Potential conflicts could arise in relation to the definition of Permitted Purpose if the Materials are used in such a way that another party disagrees with.

Information Manager

Due to the potential administrative burden of BIM the Protocol requires the Employer to appoint a party to undertake the Information Management Role.

Key questions will arise from this regarding what this role will cover. Will it simply be to keep the data safe and secure as well as arranging access to the data or will it go as far as coordinating and chasing each of the Project Team Members to ensure they have updated the BIM Model on time.

Further consideration is needed into how the breadth of the services incorporated into the Appointment effects liability. Where will the risk lay for Models which are forgotten about and not incorporated into the Federated Model? Will the Information Manager need Professional Indemnity Insurance to cover such a failure to acquire a particular Model or will the Employer seek recourse from the Consultant/Sub-Contractor who has not provided the Model?

Conclusion

Whilst BIM is considered by many as being in its early conception stage the case for BIM and the amount of construction projects utilizing it is growing. Due to the success seen in the US and UK Government initiatives, the UK construction industry is now starting to fully embrace the technological advances.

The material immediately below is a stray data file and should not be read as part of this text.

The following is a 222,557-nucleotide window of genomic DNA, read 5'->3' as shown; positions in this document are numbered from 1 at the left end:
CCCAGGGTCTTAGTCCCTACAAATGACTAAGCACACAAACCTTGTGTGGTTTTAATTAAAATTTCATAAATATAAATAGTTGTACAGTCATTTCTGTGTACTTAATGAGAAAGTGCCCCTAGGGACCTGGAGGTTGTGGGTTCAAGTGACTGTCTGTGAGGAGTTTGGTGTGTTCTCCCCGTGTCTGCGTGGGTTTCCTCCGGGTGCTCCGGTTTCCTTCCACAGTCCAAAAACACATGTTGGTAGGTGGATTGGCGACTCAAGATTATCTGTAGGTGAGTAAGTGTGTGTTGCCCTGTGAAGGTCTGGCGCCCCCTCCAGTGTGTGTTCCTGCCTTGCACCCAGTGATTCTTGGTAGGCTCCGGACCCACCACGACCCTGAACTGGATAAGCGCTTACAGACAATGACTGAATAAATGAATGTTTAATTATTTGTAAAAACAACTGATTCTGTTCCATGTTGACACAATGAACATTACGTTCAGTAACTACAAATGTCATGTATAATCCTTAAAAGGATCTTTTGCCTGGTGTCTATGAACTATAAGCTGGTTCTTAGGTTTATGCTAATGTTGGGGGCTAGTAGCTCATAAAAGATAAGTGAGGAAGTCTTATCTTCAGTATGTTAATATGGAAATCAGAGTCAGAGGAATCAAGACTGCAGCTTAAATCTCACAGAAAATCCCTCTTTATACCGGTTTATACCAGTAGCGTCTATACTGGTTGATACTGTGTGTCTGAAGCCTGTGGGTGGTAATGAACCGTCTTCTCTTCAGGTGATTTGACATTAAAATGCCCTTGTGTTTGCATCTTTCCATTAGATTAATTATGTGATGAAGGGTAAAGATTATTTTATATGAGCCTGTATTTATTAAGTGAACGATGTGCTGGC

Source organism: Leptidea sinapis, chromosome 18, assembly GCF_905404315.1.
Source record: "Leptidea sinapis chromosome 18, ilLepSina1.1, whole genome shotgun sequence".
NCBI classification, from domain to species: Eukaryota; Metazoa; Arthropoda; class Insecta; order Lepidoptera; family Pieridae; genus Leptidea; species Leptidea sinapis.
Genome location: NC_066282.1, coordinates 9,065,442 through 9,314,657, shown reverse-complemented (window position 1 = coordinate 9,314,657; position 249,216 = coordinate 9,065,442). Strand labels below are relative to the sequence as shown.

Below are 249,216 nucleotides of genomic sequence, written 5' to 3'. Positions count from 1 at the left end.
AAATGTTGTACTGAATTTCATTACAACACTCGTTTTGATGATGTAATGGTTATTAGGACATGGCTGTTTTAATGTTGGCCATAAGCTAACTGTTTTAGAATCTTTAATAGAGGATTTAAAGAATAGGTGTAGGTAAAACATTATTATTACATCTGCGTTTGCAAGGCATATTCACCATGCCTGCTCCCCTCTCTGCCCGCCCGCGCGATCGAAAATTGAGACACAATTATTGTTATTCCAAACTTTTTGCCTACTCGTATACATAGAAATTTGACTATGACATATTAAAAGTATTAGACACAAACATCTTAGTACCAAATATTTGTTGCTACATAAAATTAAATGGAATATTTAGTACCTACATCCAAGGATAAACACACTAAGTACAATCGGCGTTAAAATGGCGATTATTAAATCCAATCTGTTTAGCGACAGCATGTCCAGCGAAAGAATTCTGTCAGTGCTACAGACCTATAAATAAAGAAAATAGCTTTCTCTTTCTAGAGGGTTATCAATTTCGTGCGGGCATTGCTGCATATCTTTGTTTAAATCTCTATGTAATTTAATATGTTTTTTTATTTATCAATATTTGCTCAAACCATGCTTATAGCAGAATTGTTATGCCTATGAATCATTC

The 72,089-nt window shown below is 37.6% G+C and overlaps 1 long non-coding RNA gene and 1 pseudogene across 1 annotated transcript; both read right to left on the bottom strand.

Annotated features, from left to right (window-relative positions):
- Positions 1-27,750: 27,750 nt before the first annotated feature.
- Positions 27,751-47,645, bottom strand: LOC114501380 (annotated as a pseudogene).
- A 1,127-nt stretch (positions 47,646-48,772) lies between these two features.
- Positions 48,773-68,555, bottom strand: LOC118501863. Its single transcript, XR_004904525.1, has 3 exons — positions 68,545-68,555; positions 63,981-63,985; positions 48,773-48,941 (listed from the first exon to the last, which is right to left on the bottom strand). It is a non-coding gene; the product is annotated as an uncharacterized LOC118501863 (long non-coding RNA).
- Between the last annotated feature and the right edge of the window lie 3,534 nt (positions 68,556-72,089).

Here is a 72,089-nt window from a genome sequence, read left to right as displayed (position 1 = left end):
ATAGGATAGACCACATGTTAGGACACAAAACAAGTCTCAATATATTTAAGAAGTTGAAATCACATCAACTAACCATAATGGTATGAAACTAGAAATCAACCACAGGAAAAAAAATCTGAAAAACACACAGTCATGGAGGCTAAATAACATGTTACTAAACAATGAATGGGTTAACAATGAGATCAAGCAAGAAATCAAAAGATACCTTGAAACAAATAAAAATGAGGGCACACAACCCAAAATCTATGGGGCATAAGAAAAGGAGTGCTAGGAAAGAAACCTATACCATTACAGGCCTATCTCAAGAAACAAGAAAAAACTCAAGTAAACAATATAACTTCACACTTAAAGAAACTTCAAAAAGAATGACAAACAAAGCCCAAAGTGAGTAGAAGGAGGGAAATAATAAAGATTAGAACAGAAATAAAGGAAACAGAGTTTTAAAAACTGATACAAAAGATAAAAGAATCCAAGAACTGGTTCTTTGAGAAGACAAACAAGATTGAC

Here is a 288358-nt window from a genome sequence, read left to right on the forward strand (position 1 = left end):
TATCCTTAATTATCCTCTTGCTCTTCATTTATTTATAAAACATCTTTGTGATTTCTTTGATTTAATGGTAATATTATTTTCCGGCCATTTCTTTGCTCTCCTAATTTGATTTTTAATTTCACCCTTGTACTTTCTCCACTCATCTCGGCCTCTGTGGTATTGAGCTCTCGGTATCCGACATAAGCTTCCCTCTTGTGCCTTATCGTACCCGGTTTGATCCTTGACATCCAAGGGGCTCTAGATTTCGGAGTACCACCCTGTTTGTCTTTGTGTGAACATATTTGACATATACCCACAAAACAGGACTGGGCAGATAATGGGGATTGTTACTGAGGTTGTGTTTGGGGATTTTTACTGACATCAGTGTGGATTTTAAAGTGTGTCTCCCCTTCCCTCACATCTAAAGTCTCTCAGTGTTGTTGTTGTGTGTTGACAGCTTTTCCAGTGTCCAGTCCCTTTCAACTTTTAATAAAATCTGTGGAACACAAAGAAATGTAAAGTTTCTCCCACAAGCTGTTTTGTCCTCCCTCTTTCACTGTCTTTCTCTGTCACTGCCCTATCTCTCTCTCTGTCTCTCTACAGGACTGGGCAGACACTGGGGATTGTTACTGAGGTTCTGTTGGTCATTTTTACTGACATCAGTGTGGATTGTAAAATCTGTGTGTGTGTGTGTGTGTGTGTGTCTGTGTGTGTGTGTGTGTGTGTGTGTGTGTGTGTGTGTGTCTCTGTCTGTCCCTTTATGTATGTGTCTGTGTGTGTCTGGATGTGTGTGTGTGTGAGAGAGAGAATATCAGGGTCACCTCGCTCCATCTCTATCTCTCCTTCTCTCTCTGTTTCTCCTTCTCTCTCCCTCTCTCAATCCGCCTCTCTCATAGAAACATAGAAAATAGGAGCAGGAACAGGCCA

However, whilst BIM has many benefits there are issues arising from it which from a legal perspective will need serious consideration before BIM can be fully implemented into a Project.



1 Government Construction Strategy, Cabinet Office, May 2011, Page 14, Paragraph 2.32.

For more information please contact Penny Tate, Partner at DWF, Construction, Infrastructure & Projects.

This information is intended as a general discussion surrounding the topics covered and is for guidance purposes only. It does not constitute legal advice and should not be regarded as a substitute for taking legal advice. DWF is not responsible for any activity undertaken based on this information.